By any measure, the California Supreme Court’s decision in In re Marriage Cases is the most significant in the last year and in recent memory. Chief Justice George’s opinion thoroughly and forcefully explains why gay and lesbian individuals have the right to marry under the California Constitution. This conclusion is founded on basic principles of California constitutional law: the right to marry is a fundamental right, and discrimination on the basis of sexual orientation is inherently suspect.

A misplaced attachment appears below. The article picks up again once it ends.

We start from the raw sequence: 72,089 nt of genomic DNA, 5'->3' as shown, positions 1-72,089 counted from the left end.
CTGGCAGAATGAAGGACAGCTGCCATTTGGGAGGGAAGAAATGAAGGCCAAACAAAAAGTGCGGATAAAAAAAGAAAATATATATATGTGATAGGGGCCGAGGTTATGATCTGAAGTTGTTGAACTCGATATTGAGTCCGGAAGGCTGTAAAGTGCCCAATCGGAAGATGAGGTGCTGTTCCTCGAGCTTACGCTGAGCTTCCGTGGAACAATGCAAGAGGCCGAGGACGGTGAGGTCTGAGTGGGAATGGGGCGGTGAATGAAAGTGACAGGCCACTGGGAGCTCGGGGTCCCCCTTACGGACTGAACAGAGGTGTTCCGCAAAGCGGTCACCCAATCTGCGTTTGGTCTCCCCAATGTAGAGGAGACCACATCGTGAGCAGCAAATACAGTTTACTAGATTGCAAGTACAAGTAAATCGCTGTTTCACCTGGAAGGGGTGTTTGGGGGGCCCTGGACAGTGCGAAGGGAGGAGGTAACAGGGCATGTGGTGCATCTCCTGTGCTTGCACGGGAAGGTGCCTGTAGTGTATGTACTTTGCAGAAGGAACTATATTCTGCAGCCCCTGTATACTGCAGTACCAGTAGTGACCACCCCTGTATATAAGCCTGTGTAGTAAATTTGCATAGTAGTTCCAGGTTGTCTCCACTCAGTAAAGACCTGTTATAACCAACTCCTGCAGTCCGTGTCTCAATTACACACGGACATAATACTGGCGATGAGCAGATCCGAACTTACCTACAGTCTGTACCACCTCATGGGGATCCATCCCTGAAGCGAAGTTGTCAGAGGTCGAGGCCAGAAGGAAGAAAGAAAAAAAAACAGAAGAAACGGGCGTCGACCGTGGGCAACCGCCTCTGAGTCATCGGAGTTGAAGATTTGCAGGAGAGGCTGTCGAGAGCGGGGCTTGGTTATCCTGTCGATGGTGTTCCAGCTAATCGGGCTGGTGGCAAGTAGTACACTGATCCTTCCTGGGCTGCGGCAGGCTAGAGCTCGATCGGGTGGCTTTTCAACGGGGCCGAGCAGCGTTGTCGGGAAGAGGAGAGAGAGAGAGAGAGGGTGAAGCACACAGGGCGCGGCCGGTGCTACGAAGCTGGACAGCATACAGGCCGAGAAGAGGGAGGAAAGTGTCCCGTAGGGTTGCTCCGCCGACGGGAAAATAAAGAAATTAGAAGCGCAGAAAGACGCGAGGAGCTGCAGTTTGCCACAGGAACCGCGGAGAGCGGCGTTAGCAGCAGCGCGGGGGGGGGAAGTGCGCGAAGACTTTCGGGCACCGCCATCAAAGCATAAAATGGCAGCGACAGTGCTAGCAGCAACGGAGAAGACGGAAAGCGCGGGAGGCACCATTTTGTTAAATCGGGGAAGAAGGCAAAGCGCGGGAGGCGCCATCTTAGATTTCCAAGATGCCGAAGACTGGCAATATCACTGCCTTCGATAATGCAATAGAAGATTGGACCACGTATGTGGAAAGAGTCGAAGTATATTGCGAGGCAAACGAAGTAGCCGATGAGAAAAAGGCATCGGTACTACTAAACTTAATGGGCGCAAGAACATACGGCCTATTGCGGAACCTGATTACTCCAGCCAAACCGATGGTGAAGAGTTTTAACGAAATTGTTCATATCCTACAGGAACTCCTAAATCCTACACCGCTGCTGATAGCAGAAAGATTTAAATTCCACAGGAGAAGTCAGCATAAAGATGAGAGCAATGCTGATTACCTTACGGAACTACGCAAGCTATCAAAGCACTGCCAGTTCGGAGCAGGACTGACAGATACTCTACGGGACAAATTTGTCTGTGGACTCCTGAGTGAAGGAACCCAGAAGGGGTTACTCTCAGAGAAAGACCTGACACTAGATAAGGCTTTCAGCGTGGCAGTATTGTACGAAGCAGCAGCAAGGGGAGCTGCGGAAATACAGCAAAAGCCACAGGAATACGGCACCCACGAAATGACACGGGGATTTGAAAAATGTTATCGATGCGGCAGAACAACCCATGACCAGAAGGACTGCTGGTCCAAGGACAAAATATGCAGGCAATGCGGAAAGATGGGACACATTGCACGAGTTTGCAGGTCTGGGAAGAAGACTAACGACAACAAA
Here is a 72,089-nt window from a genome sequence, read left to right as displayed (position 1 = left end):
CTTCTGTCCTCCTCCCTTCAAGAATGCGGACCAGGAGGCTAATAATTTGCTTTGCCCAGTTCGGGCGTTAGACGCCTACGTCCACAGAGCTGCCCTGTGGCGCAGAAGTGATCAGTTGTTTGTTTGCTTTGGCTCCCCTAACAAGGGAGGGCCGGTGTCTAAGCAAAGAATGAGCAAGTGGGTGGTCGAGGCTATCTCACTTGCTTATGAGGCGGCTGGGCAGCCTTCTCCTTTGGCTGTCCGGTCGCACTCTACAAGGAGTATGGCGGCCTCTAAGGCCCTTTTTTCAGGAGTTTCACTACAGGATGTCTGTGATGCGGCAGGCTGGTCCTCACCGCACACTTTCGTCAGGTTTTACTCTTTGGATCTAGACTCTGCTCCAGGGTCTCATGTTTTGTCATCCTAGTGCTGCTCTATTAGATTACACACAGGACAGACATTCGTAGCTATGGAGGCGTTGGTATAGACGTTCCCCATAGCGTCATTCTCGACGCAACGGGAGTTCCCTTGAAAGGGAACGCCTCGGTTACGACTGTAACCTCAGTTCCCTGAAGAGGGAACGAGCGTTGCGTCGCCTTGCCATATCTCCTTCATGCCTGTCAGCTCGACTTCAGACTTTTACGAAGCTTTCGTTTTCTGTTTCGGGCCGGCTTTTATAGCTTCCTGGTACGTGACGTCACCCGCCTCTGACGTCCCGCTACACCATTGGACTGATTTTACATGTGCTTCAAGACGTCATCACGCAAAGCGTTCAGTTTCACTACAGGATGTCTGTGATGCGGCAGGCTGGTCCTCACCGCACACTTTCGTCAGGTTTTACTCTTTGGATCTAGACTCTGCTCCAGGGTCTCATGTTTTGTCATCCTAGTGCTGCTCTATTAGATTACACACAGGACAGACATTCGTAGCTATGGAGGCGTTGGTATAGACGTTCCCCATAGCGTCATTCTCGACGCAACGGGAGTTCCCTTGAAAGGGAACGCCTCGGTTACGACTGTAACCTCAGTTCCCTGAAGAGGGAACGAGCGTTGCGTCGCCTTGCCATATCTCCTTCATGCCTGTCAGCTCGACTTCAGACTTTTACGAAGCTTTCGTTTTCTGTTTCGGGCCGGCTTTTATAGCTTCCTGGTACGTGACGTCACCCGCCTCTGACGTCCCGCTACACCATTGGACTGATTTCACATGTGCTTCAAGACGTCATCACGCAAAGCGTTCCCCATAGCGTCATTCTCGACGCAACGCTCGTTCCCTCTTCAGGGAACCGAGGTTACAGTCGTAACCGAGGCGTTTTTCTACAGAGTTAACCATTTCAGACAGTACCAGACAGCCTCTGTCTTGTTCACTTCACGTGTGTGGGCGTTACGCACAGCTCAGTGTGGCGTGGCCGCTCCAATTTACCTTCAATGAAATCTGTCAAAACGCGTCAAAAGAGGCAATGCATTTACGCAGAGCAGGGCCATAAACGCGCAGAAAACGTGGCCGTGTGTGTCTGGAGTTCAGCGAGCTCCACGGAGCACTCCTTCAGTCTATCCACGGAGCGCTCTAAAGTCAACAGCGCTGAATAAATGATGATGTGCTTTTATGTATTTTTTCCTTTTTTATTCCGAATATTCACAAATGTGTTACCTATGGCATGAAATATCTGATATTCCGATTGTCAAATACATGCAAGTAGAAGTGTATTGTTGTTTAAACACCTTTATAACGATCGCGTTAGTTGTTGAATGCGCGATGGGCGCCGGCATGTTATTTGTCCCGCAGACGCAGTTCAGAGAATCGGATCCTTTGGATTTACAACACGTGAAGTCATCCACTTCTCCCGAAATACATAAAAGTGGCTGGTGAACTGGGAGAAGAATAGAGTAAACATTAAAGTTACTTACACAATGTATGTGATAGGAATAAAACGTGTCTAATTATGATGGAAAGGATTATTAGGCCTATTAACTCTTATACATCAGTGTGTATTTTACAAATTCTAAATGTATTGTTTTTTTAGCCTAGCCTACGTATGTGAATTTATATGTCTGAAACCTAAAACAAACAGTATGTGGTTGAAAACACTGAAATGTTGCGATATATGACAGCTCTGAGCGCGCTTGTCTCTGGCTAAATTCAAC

Chief Justice George’s opinion is striking in how thoroughly and carefully it explains the constitutional basis for marriage equality. Yet its reasoning and rhetoric played virtually no role in the public debate over Proposition 8. If it had been far shorter and much more poorly reasoned and written, the outcome would surely have been the same on election day.
The interesting and unexplored question is whether the opinion could have done anything to sway public opinion or to change Proposition 8’s fate. But is this even a fair question to ask? Should judicial opinions seek to persuade the public? To answer that question requires thinking about whom judges actually intend to address and whom they should address.